1. Did ROTC prepare you for being a 2nd Lt./Platoon leader? If not why
I was actually talking about this with one of our new LTs the other day. I felt like my particular ROTC really did. I probably use more skills and lessons learned from ROTC than BOLC as a PL/XO. For example 8 step training model, TLPs, ROC drills, writing orders for training events etc. My particular ROTC program went out of its way to not cut corners and tried to expose all the cadets to what I think is the "right" way of doing stuff. A lot of units do things very different, and I think there is a lot of value to not cutting corners and building strong habits. For example, running a range is a basic thing all PLs do and after the first one its pretty standard. I would say a lot of units may not require an OPORD for a training event like this. Ultimately that is a CDRs call but I think its important to do the shitty stuff as a PL because you learn a lot from it. Write an Order for your training event, brief it to your Key leaders/SLs etc, and do rehearsals. If you can do it for the little stuff like a range, then doing it for major stuff like a multinational exercise across a couple different countries, or an actual down range deployment wont seem like a big deal. It will be just routine. You got to set the standard. I think ROTC showed that to me.
2. What is your most memorable moment being a platoon leader?
When I took over my platoon I got diverted last minute. I went to this unit because their PL got relieved and the platoon just had 2 DUIs, one major SHARP incident. It was probably the worst platoon in the BN or brigade because of the negative reputation it developed. My platoon sergeant showed up the same time as me and we totally hit it off. I was lucky this guy was legit. From the very beginning we had the same attitude for the platoon. We wanted to develop a sense of pride, a little swagger, and be good at what is expected out of us. We totally re-branded the platoon got a new logo put it on everything in the office, painted the floor, made platoon poker chips to hand out, plaques etc. I think it got a little out of hand haha. But the Soldiers eventually got into it and bought in, everyone was loving it. Towards the end of our time together after about a year we won the platoon of the quarter for the BN. This was a BN level award saying who the top platoon of the FY quarter was. So it was really cool to see all the Soldiers celebrating it, and it was a good feeling knowing it was one of the worst but now it was the BNs top platoon. After your PL time you wont get to be on the ground with Soldiers as much honestly. That comradery that you build as a PL is hard to get as an officer as you stay in longer.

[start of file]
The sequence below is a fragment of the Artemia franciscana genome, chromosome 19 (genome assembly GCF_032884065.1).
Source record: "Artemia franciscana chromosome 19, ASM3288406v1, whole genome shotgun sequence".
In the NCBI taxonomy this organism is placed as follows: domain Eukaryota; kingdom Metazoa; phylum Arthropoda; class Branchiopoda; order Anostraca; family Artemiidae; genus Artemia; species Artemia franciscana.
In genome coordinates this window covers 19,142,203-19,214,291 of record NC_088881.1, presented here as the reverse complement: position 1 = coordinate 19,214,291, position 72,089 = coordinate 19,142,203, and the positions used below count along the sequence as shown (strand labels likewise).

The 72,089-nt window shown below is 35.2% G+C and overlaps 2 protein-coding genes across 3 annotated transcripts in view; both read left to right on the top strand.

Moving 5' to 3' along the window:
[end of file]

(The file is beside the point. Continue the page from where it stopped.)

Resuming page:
3.What did you expect going to your first duty assignment? What was the reality of it?
I didn’t really have any expectations, I was just going to kind of roll with it. You're going to have some sort of idea what you think is going to be expected out of you after BOLC, but in reality you wont know anything at all. As a brand new LT, even if you are prior service but with no experience at the squad leader level or higher, you're not ready for what is going to be expected out of you. It probably took me around 90 days to have a decent idea of how to my job and be efficient at it. However, its not going to stop you. You need to be able to learn fast and own the mistakes you make, and learn from them. The learning curve is really steep, you should always be trying to learn more and more.
4. What is your biggest piece of advice for cadets commissioning out of ROTC for when they get to their first duty assignment?
I would just say take it seriously. You are in college or whatever having a good time I get it, and that doesn’t necessarily stop in the army. However, you are going to be in charge of a lot of people and a lot equipment. No one cares about what you did at ROTC or BOLC, like I said you don’t know shit haha. So you need to be able to effectively communicate with the people around you. If you are not a good communicator or people person, you need to figure it out. Build good relationships with everyone, and show them you are reliable. Don’t be that LT that provides no value to your organization. And LISTEN TO YOUR NCOS. Every NCO I meet I assume they know everything about the army, and as I work with them the more I adjust my assessment of them. But if you show that you care about what they are saying they’ll take care of you, they are the ultimate driving force of the army. Don’t be a dick. You may think you are in charge as a LT but you really aren’t so I check your ego. Its LTs like that who fuck the officer corps reputation. Last thing take care of Soldiers, its not about you. You are not important, the Soldiers driving the unit forward are important.